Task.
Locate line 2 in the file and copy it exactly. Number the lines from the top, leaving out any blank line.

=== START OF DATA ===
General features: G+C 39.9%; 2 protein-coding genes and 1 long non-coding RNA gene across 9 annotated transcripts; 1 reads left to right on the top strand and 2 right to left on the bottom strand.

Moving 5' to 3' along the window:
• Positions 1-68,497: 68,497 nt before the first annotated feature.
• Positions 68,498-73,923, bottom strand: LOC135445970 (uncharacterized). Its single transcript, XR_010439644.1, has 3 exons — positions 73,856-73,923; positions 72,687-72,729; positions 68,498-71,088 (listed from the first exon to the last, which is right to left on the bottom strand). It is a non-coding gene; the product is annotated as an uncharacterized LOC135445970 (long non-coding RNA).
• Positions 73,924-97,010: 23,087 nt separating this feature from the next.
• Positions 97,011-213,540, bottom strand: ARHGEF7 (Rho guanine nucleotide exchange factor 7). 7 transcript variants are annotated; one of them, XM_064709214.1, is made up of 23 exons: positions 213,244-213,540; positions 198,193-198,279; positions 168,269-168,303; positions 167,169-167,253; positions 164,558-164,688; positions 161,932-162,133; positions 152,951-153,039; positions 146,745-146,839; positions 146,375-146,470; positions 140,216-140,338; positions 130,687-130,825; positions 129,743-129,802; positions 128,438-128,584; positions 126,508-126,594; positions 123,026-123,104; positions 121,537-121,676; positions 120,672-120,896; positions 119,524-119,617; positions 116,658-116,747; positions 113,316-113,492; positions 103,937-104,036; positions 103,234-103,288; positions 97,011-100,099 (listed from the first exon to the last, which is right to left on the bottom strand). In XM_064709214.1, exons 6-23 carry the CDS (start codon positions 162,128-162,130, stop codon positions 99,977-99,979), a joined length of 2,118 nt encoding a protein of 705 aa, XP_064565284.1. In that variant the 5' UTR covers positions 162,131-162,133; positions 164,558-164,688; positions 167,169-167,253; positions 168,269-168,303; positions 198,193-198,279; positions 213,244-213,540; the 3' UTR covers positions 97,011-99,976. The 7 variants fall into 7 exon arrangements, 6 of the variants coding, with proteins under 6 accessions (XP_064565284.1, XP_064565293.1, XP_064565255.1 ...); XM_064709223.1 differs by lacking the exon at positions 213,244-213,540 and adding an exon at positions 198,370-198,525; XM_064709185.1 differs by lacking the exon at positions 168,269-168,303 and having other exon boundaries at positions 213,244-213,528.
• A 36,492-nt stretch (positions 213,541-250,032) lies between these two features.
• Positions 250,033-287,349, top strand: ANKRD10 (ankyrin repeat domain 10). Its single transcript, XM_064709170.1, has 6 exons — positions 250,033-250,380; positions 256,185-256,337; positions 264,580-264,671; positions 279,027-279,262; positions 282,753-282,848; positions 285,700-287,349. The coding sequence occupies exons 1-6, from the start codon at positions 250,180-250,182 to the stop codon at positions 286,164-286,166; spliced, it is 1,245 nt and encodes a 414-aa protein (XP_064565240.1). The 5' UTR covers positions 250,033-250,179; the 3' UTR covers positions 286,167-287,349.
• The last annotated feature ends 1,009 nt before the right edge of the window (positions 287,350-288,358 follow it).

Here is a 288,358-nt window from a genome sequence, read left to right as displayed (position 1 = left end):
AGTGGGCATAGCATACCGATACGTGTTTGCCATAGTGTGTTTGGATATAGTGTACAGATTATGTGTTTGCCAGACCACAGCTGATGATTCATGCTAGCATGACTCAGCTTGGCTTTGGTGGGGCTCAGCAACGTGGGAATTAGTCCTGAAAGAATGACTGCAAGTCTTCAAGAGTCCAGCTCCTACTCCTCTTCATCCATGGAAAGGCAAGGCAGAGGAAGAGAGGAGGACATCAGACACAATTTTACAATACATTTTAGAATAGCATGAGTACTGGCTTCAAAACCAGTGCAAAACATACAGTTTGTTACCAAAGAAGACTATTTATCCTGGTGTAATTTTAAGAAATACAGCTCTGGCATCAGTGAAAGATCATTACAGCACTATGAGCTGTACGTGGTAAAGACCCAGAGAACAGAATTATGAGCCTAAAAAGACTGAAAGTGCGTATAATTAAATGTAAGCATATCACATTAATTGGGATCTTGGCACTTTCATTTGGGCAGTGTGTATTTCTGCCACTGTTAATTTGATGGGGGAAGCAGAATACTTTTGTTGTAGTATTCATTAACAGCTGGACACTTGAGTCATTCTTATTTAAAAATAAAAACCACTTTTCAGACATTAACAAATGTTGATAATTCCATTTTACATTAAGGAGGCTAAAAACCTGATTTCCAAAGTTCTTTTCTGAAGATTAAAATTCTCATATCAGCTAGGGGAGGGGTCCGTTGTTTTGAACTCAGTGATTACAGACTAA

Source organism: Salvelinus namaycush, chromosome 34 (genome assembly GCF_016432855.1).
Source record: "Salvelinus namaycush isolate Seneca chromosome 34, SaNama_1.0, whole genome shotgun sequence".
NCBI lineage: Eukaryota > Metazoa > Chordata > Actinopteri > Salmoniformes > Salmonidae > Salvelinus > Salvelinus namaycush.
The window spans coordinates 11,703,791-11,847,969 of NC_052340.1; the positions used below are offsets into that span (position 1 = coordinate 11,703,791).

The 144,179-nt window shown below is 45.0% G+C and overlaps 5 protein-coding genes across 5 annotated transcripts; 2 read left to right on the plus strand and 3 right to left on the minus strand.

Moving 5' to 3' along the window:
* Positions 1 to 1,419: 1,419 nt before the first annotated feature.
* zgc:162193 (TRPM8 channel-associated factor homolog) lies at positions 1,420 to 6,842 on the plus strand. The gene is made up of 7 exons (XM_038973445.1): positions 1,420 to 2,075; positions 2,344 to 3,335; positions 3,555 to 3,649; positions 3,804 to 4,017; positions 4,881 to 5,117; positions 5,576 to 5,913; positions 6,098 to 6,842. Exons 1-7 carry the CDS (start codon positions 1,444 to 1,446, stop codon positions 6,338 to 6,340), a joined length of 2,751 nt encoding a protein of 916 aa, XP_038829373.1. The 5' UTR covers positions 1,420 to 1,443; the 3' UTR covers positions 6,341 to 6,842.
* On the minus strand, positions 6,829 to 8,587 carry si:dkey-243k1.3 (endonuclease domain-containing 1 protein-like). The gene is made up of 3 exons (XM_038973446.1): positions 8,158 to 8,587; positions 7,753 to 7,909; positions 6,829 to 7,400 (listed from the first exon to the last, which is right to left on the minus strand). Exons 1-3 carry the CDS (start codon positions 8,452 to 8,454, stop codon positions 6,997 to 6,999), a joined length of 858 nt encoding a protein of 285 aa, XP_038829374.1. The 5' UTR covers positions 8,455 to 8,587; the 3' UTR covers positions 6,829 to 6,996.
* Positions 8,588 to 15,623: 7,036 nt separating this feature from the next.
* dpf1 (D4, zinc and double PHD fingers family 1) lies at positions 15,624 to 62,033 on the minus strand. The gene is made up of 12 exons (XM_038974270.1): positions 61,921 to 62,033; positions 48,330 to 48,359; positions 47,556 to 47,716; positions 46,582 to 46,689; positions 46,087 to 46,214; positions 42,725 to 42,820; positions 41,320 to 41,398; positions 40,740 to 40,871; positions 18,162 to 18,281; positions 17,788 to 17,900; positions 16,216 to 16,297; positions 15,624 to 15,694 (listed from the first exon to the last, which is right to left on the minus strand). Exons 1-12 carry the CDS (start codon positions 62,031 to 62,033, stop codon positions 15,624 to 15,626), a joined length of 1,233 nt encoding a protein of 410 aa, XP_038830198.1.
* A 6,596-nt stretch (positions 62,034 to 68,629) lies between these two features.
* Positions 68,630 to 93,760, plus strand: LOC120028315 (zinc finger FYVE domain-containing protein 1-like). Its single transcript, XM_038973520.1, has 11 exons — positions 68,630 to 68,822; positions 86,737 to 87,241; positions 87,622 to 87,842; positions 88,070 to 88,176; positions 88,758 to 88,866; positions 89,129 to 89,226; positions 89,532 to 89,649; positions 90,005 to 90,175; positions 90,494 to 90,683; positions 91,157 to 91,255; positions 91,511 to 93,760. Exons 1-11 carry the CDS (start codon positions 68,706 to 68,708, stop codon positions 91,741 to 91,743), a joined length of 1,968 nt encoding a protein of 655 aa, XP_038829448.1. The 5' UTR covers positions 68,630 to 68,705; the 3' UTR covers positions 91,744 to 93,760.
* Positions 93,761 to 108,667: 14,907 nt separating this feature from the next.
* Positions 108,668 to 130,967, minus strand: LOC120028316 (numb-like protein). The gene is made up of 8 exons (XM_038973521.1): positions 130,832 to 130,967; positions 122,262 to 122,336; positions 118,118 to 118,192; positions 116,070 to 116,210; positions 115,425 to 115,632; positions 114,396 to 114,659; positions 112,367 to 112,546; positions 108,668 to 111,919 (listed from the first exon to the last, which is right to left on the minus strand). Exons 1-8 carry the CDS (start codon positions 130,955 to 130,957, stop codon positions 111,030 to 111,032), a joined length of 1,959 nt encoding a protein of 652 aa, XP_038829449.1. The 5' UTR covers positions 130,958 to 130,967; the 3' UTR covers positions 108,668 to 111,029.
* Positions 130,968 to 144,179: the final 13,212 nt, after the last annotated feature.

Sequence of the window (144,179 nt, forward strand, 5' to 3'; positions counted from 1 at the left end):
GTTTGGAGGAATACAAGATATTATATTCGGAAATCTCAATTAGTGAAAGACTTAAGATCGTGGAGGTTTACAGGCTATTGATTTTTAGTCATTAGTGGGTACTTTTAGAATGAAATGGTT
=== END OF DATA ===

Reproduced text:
Moving 5' to 3' along the window: